The question is, therefore, should it continue to do the first?
A fair number of Republicans, some of them recent candidates traumatized by public disaffection for the Iraq War during the last election cycle, believe that the party is dead, and should be put out of its misery as quickly as possible.
Others believe that, since the party has basically abandoned efforts to hold the government to its limitations under that obscure statute known as The Constitution, it can no longer address the critical issues of the day, and deserves the same fate as the Whig Party. The Whigs, incapable of producing a coherent philosophical position about slavery, found themselves quickly put out of business, replaced by the Republicans, who knew exactly where they stood on the issue.
Statewide, the party leadership made a number of catastrophic mistakes, practically scripted to damage the brand, split the membership, and leave it in minority status. Aside from Ref C, which cost the party is claim to be the low-tax party, it also failed to confront campaign finance "reform," which created loopholes big enough to drive a truck through - loopholes all of which were conveniently located on the left-hand side of the road.
These mistakes left the party defenseless against attacks it was practically begging the Left to launch.
Some commentators are taking the "worse is better" approach to electoral politics. This has a soft form - lose an election badly enough to shake up the membership - and a hard form: lose badly enough to collapse the party entirely and leave room for a more principled replacement. The first is a reckless gamble, the latter a childish approach to politics that would throw away the eminently salvageable political machinery of generations.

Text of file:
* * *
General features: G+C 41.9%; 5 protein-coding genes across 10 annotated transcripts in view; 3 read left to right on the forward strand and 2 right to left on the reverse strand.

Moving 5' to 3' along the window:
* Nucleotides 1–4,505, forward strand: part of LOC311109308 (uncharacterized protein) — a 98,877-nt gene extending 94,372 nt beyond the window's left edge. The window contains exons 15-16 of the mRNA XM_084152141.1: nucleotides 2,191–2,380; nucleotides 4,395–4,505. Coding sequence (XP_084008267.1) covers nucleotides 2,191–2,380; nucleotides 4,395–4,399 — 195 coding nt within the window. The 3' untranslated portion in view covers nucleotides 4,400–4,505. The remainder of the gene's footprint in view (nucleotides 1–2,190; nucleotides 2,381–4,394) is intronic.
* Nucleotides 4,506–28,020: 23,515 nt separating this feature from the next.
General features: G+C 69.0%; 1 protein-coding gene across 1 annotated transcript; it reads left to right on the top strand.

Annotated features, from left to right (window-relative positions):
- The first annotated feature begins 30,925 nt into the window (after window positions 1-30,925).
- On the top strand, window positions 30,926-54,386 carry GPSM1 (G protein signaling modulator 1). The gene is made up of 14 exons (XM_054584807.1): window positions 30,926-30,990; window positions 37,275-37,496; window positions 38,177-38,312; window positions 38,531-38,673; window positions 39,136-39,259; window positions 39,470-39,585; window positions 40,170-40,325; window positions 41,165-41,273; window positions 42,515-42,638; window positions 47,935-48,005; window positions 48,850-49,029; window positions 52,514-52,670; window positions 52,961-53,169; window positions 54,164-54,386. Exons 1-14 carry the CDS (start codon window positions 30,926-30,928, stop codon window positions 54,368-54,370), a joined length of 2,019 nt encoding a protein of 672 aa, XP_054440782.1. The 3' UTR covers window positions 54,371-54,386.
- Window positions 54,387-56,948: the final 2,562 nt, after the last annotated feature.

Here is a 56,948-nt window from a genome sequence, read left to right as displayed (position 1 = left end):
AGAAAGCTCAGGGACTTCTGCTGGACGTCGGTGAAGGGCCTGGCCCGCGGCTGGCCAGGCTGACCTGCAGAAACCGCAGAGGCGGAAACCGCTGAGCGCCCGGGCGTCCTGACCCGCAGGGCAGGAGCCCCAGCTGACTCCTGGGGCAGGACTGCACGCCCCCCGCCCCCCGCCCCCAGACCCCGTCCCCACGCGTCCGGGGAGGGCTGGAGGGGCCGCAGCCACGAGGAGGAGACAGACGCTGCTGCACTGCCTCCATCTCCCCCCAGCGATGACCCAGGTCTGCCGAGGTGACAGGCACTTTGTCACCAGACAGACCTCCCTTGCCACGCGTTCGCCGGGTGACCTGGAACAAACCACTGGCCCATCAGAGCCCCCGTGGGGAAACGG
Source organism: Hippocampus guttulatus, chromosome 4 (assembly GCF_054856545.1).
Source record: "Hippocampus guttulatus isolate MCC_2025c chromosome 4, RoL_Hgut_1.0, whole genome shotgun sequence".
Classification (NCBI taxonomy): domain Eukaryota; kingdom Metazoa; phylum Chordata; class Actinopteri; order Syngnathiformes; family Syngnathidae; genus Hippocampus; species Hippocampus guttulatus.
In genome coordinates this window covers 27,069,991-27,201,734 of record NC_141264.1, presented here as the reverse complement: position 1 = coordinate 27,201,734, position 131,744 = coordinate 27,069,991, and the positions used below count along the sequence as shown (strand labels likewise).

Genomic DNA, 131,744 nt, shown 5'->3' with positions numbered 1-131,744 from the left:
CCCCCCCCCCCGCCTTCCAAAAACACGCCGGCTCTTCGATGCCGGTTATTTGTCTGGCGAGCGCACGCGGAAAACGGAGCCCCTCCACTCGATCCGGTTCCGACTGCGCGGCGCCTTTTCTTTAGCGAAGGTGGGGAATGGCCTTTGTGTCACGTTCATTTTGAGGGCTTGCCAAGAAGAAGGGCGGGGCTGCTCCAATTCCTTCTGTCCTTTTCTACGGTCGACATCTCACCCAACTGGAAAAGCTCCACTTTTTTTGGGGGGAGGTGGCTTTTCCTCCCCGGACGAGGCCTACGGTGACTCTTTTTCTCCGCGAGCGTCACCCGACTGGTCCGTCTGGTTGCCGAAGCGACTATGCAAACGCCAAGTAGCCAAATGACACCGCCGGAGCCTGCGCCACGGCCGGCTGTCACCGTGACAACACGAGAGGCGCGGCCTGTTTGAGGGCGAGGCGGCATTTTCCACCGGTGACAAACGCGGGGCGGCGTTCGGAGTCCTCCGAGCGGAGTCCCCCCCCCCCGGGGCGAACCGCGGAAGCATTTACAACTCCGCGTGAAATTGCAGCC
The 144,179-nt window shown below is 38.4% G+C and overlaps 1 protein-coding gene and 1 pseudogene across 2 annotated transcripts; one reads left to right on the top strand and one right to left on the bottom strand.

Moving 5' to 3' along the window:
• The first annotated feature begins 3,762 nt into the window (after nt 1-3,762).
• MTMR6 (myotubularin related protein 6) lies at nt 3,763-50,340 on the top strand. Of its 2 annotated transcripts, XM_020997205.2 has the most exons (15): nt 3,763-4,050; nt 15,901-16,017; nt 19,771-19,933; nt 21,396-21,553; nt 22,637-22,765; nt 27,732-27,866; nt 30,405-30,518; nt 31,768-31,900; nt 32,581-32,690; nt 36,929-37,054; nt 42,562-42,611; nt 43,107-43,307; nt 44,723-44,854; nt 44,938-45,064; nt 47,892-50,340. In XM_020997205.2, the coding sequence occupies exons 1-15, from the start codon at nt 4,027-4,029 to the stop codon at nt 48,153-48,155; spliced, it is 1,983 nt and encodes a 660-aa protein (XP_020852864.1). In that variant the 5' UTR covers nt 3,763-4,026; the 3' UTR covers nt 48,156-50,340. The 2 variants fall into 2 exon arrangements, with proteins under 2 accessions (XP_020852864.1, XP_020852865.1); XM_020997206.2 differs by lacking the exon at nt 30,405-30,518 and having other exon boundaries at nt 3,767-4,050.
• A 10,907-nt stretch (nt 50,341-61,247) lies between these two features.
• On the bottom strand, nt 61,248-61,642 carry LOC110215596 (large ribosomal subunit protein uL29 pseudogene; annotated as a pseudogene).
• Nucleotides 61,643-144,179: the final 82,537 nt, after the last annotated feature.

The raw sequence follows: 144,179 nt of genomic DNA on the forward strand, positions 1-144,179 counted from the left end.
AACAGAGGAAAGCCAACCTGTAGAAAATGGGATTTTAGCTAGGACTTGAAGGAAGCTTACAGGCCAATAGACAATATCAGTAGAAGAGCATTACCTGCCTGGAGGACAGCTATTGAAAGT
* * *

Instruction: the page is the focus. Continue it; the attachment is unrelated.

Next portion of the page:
The problem is, either one of these alternatives will leave a vacuum (which nature and justice abhor) giving over massive majorities to the Democrats. We've subjected the country to the tender mercies of the Democrats a few times in history, and the results haven't been stellar. In reverse chronological order, they've resulted in an intractable welfare state (LBJ and the Great Society), massive economic mismanagement (FDR and the Great Depression), temporary abandonment of the rule of law (Woodrow Wilson and WWI), and the dismemberment of the country (Buchanan and the Civil War).
The election laws aren't favorable to third parties, and it could take several election cycles before a new party established itself. And crushing electoral defeats can lead to decades of self-doubt and disintegration (see Democrats 1972 to 1992). In fact, the party could simply limp along in minority status for decades, decades that the country simply no longer has the luxury of. It's done so before.
The fact is, instead of cynically rooting for disaster, we would be better served to begin rebuilding the party brand now. We should be looking for candidates who stand for something, rather than being happy with the, "well, we're better than them" line, which has been played out for several elections.
We should be looking for candidates who can begin pushing the Constitutionalist ideals which the rank-and-file expect it to. We should be supporting those candidates.